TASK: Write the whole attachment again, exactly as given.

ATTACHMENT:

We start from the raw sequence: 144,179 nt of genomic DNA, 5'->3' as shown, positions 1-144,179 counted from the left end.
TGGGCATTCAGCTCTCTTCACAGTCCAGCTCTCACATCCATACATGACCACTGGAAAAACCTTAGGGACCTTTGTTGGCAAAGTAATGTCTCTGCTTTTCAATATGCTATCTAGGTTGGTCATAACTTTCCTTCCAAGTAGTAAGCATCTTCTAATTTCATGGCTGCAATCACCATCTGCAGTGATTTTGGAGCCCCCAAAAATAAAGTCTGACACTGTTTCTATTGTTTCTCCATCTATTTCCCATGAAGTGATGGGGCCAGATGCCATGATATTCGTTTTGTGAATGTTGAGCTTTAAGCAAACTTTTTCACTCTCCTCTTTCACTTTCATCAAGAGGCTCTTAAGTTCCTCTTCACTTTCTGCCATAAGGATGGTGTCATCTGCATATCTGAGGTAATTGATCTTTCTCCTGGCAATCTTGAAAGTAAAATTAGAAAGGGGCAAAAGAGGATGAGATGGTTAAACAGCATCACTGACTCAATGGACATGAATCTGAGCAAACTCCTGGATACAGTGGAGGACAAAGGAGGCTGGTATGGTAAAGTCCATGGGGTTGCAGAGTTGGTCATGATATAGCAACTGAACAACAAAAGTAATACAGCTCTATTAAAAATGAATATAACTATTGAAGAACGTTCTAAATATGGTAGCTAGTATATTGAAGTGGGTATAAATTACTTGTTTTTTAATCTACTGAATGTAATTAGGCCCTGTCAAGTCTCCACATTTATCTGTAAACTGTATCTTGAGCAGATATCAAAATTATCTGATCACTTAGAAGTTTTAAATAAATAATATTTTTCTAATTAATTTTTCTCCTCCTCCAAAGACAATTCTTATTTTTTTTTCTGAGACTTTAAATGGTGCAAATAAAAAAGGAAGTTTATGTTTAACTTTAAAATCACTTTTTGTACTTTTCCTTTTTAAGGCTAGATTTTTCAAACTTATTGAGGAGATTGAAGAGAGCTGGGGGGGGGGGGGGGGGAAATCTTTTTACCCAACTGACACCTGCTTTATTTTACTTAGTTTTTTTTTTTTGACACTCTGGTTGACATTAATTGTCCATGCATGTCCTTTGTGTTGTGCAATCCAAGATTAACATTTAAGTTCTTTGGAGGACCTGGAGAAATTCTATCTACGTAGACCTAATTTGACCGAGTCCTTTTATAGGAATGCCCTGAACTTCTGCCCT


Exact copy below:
We start from the raw sequence: 144,179 nt of genomic DNA, 5'->3' as shown, positions 1-144,179 counted from the left end.
TGGGCATTCAGCTCTCTTCACAGTCCAGCTCTCACATCCATACATGACCACTGGAAAAACCTTAGGGACCTTTGTTGGCAAAGTAATGTCTCTGCTTTTCAATATGCTATCTAGGTTGGTCATAACTTTCCTTCCAAGTAGTAAGCATCTTCTAATTTCATGGCTGCAATCACCATCTGCAGTGATTTTGGAGCCCCCAAAAATAAAGTCTGACACTGTTTCTATTGTTTCTCCATCTATTTCCCATGAAGTGATGGGGCCAGATGCCATGATATTCGTTTTGTGAATGTTGAGCTTTAAGCAAACTTTTTCACTCTCCTCTTTCACTTTCATCAAGAGGCTCTTAAGTTCCTCTTCACTTTCTGCCATAAGGATGGTGTCATCTGCATATCTGAGGTAATTGATCTTTCTCCTGGCAATCTTGAAAGTAAAATTAGAAAGGGGCAAAAGAGGATGAGATGGTTAAACAGCATCACTGACTCAATGGACATGAATCTGAGCAAACTCCTGGATACAGTGGAGGACAAAGGAGGCTGGTATGGTAAAGTCCATGGGGTTGCAGAGTTGGTCATGATATAGCAACTGAACAACAAAAGTAATACAGCTCTATTAAAAATGAATATAACTATTGAAGAACGTTCTAAATATGGTAGCTAGTATATTGAAGTGGGTATAAATTACTTGTTTTTTAATCTACTGAATGTAATTAGGCCCTGTCAAGTCTCCACATTTATCTGTAAACTGTATCTTGAGCAGATATCAAAATTATCTGATCACTTAGAAGTTTTAAATAAATAATATTTTTCTAATTAATTTTTCTCCTCCTCCAAAGACAATTCTTATTTTTTTTTCTGAGACTTTAAATGGTGCAAATAAAAAAGGAAGTTTATGTTTAACTTTAAAATCACTTTTTGTACTTTTCCTTTTTAAGGCTAGATTTTTCAAACTTATTGAGGAGATTGAAGAGAGCTGGGGGGGGGGGGGGGGGAAATCTTTTTACCCAACTGACACCTGCTTTATTTTACTTAGTTTTTTTTTTTTGACACTCTGGTTGACATTAATTGTCCATGCATGTCCTTTGTGTTGTGCAATCCAAGATTAACATTTAAGTTCTTTGGAGGACCTGGAGAAATTCTATCTACGTAGACCTAATTTGACCGAGTCCTTTTATAGGAATGCCCTGAACTTCTGCCCT